French political (and cultural) circles have had an enduring fascination for the Soviet, and then Russian, politics. For instance, the French Communist Party remained quite strong well into the 1970s, with Stalinian accents.

More recently, Vladimir Putin's authoritarian figure has proved appealing, especially at both ends of the political spectrum: far right and far left.

“Russia's economic and cultural powerful attraction is legitimate”, explains Landes.

“Russia is a country with a long and rich history, doubled with immense investing opportunities. However, the enduring Russian influence on French politics is intriguing. For instance, the left-wing coalition that is currently ahead in the polls for the general elections is led by a political party (La France Insoumise), which held troubling positions. Their frontman, Jean-Luc Mélenchon, proposed to renegotiate all the frontiers inherited from the fall of the Soviet Union, refused to condemn the annexation of Crimea, or the internal repression of opponents in Russia (e.g. Navalny). Moreover, his views are widely shared inside and outside his party. In the article, I identify four factors explaining such attraction: (1) a communism nostalgia; (2) a deeply ingrained anti-Americanism (which translates into anti-NATO and anti-Western sentiments); (3) a (delusional) sense of national grandeur, well instrumentalized by the Kremlin; (4) a fascination for providential, preferably, authoritarian leaders, in France and abroad (e.g. Napoleon or de Gaulle).”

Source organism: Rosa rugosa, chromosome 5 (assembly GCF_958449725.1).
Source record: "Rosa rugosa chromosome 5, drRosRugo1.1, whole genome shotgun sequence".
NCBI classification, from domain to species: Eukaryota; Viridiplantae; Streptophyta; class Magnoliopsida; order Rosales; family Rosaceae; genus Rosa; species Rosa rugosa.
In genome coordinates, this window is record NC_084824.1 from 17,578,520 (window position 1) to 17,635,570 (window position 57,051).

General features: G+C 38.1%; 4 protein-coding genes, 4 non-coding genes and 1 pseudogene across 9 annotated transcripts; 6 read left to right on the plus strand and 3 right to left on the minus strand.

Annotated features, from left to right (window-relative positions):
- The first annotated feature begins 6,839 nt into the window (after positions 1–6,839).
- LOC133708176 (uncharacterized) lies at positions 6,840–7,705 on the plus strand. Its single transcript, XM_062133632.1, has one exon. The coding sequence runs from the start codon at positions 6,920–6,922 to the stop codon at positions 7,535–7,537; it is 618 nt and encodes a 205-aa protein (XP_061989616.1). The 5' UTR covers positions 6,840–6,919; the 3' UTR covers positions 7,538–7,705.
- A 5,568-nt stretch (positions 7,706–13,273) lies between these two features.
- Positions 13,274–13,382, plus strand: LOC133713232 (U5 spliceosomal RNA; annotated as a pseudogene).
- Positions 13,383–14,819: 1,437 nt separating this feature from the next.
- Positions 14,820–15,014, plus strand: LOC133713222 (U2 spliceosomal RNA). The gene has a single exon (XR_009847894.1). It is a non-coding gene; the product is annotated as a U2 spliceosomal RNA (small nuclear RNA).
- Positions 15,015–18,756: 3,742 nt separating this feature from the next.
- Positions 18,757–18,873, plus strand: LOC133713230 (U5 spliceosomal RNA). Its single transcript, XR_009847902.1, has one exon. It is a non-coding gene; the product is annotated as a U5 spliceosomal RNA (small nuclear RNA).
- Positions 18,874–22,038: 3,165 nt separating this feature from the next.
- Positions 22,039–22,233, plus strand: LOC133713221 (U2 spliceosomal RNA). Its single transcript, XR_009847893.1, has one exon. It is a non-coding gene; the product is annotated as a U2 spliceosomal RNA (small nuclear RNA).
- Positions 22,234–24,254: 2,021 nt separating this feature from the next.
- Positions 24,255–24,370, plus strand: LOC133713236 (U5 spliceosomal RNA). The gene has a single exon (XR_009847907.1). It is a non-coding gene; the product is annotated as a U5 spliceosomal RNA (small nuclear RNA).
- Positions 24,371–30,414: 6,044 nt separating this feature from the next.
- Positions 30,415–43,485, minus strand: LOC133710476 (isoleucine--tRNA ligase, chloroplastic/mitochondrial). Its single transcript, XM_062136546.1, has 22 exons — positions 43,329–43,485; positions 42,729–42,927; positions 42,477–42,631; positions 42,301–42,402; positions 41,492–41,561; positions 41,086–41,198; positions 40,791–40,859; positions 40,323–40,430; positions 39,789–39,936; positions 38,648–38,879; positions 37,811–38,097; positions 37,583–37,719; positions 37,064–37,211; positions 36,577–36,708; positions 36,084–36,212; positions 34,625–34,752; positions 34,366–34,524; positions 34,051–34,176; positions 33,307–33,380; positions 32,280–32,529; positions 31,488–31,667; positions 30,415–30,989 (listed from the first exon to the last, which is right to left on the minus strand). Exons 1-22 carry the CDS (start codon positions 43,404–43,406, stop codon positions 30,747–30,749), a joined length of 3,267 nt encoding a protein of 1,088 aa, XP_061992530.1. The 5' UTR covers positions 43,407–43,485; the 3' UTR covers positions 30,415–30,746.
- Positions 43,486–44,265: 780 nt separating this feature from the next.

Read the full article in the online magazine Satori (in Latvian)